Teach First has been criticised as elitist and some say parachuting in top calibre graduates is insulting to existing teachers.  However, Timberg is quick to point out that in the 2011 cohort of Teach First candidates, only 21 per cent went to private schools.

Kim says her former school, Dumbarton Academy, would benefit from the programme. “When I went to university I met a lot of people who went to private school,” she says. “I’d never seen the gap in education before, and I hadn’t done any extra-curricular activities.”

So with training salaries between £17,260 and £21,242, why are top graduates postponing six-figure wage packets as lawyers, bankers or accountants? One answer is that Teach First is partly funded by private companies including Credit Suisse, Goldman Sachs and Clifford Chance. Graduates can apply for internships, and sometimes jobs, to be taken up in the summer holidays and at the end of training contracts. Kim admits she was initially attracted by joining PWC until she heard an “inspirational” speech by a Teach First representative at university.

Critics have also pointed out that with golden contracts on the horizon, retaining these newly trained teachers in schools is bound to be problematic. But the number of Teach First graduates who stayed on in 2009 was nearly 70 per cent. Though overall, since 2003 just more than half remain in the education sector. At the moment, Kim is wildly enthusiastic and “can’t imagine doing anything else”. But it is easy to see, casting an eye over the list of elite, wealthy donors, why the numbers aren’t higher for those remaining in the profession.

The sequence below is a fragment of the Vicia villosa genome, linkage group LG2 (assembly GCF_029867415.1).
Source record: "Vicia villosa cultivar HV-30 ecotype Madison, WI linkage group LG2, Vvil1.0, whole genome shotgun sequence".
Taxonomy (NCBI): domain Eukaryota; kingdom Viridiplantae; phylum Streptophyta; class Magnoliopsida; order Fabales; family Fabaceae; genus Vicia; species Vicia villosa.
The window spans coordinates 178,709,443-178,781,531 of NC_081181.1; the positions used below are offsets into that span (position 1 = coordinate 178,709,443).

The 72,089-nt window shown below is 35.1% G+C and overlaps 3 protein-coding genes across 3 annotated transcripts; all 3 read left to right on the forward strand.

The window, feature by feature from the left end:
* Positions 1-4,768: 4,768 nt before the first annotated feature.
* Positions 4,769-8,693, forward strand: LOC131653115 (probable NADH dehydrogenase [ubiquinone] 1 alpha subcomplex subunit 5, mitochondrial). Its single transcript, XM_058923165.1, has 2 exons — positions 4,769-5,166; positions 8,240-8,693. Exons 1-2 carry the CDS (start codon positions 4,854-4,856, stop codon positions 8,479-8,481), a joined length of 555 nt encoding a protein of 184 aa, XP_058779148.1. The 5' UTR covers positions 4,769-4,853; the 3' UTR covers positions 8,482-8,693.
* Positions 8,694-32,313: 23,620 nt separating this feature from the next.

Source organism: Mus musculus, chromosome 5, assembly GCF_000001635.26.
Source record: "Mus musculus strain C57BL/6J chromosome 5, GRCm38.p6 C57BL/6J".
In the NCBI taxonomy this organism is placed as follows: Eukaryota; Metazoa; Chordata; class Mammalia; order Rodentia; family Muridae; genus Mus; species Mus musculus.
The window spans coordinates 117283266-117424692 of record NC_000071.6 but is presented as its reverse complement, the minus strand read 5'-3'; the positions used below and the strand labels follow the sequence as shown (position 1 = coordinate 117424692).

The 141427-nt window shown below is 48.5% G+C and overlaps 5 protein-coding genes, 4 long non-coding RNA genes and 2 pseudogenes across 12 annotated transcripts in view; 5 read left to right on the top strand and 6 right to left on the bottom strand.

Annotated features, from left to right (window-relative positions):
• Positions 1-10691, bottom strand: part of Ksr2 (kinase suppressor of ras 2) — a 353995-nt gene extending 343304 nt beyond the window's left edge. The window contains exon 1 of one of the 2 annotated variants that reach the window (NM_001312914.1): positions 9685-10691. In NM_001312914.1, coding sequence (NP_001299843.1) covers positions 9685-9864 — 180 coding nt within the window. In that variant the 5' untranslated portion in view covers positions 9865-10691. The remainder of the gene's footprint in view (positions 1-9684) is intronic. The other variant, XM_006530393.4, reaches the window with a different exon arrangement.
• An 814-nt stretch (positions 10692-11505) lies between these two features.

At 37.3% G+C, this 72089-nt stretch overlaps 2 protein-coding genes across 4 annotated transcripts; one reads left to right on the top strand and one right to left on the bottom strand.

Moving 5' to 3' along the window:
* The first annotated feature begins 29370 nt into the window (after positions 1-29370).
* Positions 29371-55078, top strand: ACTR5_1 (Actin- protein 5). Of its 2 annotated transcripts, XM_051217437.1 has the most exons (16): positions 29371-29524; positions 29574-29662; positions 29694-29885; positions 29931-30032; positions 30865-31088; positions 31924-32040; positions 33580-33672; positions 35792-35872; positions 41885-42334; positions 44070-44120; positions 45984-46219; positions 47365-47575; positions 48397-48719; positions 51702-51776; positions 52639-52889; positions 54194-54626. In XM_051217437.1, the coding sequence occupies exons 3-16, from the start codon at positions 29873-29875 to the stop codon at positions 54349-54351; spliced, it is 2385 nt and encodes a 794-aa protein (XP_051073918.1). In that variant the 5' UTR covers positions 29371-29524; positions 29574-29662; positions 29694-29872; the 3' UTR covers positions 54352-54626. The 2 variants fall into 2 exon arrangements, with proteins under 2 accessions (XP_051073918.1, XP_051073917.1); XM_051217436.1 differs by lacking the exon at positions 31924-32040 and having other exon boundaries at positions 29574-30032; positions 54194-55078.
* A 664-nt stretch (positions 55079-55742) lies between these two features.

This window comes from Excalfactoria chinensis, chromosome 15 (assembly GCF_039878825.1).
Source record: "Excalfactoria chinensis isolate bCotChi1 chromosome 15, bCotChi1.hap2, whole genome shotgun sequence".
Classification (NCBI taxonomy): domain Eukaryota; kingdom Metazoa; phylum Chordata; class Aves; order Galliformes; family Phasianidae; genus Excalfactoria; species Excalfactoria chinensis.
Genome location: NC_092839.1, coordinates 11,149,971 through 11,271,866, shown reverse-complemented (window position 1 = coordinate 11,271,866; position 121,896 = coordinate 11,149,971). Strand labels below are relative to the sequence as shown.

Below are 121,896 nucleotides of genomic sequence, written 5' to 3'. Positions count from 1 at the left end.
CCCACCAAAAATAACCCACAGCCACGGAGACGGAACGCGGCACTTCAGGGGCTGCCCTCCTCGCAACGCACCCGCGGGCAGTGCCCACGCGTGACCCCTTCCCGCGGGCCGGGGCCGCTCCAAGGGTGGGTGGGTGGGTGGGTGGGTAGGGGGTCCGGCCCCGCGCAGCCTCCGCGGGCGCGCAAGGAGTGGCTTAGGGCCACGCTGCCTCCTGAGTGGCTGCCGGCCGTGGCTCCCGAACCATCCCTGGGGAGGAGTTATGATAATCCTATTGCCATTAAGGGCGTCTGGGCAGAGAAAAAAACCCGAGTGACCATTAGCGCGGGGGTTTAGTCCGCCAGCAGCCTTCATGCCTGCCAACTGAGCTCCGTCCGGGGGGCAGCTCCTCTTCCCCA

With all its attributes, the reception to Teach First in Scotland has been until now lukewarm. One reason, says Smith, is funding. “In the current economic climate, you can’t expect the Government to fund the thing.” But she adds: “It’s a complementary process where they’re not actually taking a job away from existing teachers, they’re complementing them. If it can be proved on a results basis that it is a success, particularly in disadvantaged areas, I don’t think anybody in their right mind would want to complain about it.”

Part of the recent fanfare for the charity is research published last year by the University of Manchester. Academics found that schools challenged by deprivation which employ Teach First graduates have seen improved GCSE results. And the more graduates a school has, the better the results.